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Dealing with the Winter Itch

by User Not Found | Dec 07, 2013

The winter season brings some of my favorite sounds….scratching, biting, licking, and chewing.  You’re probably driving your dog crazy, but not to worry, I have some helpful hints to restore the peace and quiet.  This time of year is tough on humans and dogs alike.  Even if you or your dog have mild issues that you don’t notice at other times of the year, they are amplified by the forced heated air we pump in to our homes and the low humidity levels in the air.  Unlike the summer itchies which are usually the result of fleas or allergies, winter itch is usually a result of dry skin.  It’s always a good idea to rule out any medical issues that may cause itching, but there are some things you can do to help get through the tough season. 

What is winter itch anyway?  Well, as I always say, there’s nothing good about winter.  The air is cold and windy, you go from warm to cold and back again throughout the day and keeping up with those kind of moisture changes makes you feel like a raisin.  It’s hard through these kind of extreme changes to keep the balance of chemicals, oils and bacteria the skin needs to stay soft, flexible and comfortable.  Instead we get dry, itchy and flaking skin.  Same goes for our pups, although they can’t lather themselves in lotion that smells of pine forests and fruit salads. 

Dandruff happens.  In the winter, it’s worse.  It’s basically dead skin cells that are visible on the skin surface or in the hair.  Problem is, this can become worse when the oil that is produced by the glands in the skin increases.  The dead cells can then clump and/or get stuck in the hair.  Bathing can help to an extent, but its best to use a moisturizing shampoo for sensitive skin along with a moisturizing rinse.  I just stumbled upon Burt’s Bees line of dog shampoos and I have to tell you they are wonderful!  I also highly recommend the EarthBath line as well, they both have excellent information right on the labels to help you choose the right product for your pup.  If you want to go old school remedy, you can always go with the oatmeal baths.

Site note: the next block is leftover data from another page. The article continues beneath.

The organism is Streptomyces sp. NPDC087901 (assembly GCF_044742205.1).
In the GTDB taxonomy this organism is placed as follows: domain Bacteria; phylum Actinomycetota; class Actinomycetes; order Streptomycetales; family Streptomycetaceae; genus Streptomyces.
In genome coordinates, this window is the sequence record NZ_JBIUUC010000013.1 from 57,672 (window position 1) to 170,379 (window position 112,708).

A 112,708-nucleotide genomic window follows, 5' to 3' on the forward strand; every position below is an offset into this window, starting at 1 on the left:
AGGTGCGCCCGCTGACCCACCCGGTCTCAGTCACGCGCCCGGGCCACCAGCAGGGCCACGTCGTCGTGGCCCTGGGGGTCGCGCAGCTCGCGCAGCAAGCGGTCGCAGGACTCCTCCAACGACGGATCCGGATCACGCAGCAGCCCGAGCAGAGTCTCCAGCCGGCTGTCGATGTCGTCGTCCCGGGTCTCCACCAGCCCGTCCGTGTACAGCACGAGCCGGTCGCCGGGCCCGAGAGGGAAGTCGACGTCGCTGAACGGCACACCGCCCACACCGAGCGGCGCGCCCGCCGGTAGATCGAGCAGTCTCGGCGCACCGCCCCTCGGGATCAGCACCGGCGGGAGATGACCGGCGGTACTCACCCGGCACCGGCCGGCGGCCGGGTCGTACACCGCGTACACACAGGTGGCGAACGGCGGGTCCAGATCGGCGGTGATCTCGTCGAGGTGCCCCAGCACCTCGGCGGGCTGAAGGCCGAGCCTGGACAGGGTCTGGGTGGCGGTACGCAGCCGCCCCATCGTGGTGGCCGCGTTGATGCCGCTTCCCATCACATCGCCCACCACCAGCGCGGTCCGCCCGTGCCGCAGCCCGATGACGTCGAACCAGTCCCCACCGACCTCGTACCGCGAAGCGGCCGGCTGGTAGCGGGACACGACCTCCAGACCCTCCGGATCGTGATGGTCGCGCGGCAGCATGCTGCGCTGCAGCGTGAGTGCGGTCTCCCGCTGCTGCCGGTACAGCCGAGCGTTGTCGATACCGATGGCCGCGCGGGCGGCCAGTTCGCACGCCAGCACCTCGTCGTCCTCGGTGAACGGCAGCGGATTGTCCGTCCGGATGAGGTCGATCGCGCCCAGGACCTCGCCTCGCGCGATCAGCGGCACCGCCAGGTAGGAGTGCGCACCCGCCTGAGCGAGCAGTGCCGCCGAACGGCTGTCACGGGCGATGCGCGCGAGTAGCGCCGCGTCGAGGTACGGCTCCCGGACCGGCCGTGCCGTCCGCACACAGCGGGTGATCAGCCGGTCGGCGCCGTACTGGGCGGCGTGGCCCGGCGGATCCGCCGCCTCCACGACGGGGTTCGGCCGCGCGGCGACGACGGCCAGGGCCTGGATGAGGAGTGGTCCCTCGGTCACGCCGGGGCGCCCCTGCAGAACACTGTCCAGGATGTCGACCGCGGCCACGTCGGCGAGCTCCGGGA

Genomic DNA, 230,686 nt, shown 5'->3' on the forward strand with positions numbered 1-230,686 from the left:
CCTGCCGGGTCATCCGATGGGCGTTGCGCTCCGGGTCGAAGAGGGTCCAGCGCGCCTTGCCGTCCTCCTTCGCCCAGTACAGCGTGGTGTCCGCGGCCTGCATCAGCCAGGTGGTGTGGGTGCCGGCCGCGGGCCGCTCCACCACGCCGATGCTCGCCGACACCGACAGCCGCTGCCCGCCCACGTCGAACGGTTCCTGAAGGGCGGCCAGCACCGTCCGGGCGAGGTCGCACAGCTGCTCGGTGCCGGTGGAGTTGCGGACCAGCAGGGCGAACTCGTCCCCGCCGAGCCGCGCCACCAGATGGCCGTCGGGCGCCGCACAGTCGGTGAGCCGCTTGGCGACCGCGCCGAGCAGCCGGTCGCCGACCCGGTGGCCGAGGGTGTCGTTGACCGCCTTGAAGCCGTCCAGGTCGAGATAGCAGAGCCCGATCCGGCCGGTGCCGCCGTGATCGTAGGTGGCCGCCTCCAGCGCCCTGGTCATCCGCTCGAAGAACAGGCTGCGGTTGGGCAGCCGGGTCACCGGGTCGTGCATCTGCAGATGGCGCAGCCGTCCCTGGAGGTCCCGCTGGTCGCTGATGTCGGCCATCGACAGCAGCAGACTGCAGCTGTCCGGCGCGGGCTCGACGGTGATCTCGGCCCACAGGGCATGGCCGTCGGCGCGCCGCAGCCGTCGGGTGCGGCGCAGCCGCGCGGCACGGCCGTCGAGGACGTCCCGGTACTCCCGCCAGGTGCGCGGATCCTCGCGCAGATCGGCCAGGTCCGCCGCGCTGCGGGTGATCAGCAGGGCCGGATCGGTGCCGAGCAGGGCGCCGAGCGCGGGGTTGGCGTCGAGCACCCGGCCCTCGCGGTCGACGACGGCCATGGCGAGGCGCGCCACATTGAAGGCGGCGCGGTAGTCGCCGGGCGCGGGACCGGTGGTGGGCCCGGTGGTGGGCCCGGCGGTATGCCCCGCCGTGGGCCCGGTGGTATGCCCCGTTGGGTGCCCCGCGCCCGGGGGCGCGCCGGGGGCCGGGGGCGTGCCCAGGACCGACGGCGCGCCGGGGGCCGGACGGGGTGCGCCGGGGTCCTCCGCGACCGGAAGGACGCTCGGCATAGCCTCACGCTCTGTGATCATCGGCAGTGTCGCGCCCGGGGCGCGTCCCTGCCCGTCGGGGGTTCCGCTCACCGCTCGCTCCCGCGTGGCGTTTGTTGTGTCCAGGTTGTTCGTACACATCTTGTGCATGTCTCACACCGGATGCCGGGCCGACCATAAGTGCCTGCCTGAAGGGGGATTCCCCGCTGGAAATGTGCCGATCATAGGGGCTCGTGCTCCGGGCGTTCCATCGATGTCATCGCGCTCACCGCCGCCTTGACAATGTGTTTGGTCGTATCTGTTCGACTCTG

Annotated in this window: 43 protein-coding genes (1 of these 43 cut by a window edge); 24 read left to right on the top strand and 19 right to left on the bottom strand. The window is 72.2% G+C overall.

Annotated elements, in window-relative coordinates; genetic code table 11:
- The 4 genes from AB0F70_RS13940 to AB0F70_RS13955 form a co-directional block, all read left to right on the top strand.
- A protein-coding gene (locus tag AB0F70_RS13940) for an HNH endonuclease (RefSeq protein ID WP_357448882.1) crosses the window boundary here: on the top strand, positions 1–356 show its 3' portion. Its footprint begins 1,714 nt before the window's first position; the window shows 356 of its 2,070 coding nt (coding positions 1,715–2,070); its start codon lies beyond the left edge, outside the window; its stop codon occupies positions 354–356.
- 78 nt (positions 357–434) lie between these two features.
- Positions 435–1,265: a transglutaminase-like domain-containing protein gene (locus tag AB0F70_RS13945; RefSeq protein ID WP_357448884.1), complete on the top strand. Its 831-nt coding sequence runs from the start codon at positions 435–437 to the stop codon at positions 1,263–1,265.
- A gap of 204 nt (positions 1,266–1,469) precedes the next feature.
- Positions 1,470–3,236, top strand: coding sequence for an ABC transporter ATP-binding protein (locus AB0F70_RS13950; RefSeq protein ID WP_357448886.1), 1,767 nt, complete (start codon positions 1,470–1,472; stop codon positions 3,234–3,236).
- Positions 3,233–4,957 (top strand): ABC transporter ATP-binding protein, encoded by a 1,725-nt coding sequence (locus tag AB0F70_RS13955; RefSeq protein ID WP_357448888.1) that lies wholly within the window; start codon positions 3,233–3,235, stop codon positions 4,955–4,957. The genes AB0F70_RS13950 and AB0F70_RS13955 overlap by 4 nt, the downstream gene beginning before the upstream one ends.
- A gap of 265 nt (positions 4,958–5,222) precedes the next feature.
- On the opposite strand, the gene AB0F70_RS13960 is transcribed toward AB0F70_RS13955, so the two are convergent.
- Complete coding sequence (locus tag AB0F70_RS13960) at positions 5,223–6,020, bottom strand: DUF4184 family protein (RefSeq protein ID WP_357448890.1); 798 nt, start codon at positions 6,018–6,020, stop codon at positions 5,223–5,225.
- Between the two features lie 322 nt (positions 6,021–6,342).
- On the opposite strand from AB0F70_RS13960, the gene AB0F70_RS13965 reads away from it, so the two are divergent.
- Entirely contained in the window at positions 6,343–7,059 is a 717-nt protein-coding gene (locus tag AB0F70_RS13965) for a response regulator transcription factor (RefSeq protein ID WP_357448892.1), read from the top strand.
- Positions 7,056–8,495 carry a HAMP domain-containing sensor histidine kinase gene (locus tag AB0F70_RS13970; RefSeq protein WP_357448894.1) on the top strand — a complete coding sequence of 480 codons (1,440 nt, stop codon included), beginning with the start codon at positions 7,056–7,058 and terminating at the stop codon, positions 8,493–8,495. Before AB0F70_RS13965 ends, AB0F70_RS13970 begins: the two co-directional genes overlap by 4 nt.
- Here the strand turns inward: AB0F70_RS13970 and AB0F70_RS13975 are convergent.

Brushing is a fantastic way to help your dog’s skin stay balanced.  It stimulates blood flow and removes old skin and hair, allowing your dog’s coat to repair itself!

Your dog should already be on a balanced, nutritionally sound diet.  Canned food also contains loads of water, so it’s a good way to get your pup the extra hydration that they need.  You thought you were great before at dinnertime?  Just wait until you stir in a little canned food…come on, it’s the Holidays!  If your dog isn’t already on Omega 3’s, such as Fish Oil, they should be.  We’ve already discussed the great joint benefits from Omega 3s, but keeping your pup on this supplement can help the good oils stay at a healthy level even in winter months.  There are liquids, capsules and even topicals! 

As much as I wish I could control the outside temperatures, I can’t, and apparently neither can the weather people.  But you can control the environmental conditions inside by using humidifiers and fans.  Sometimes dogs can benefit from wearing a coat.  It can help with the extreme temperature changes if they are like mine who insist on going in and out and in and out and in and out whenever I’m home. 

It’s always a good idea to attack these problems with more than one approach.  If you’ve tried all of these things and your dog still isn’t responding, it may be a good idea to see your vet and rule out any medical issues that might be causing problems, such as hormonal imbalances, parasites and kidney or liver issues.  The more they scratch, the more likely they are to injure the skin that can result in an infection, so make sure you stay after them, even if it means pausing your favorite show to say “Hey! Knock it off.”

And one more thing….don’t forget Fleas.  I know, I know, it’s cold outside!  Annoying things like fleas are likely to survive a nuclear holocaust.  But that doesn’t mean these little buggers aren’t still hanging around.  Just yesterday it was 75 degrees outside.  Fleas can lay thousands of eggs during their fruitful months.  It is entirely possible that during the winter, some of those fleas have found a nice humid place in your house or on your pet to hang out and survive and be a pain.  Just because you don’t see them doesn’t mean they aren’t there and just because your house isn’t infested doesn’t mean you are in the clear.  And if your dog has allergies, they can be exacerbated by fleas, even in the winter time.  Hence the reason it’s a good idea to use a flea/tick prevention, even now.

Hang in there.  Until they make a Dog n’ Body Works, we’ll need to help our furry friends stomp out winter itch.

Cheers!

Katie

Neuse River Golden Retiever Rescue
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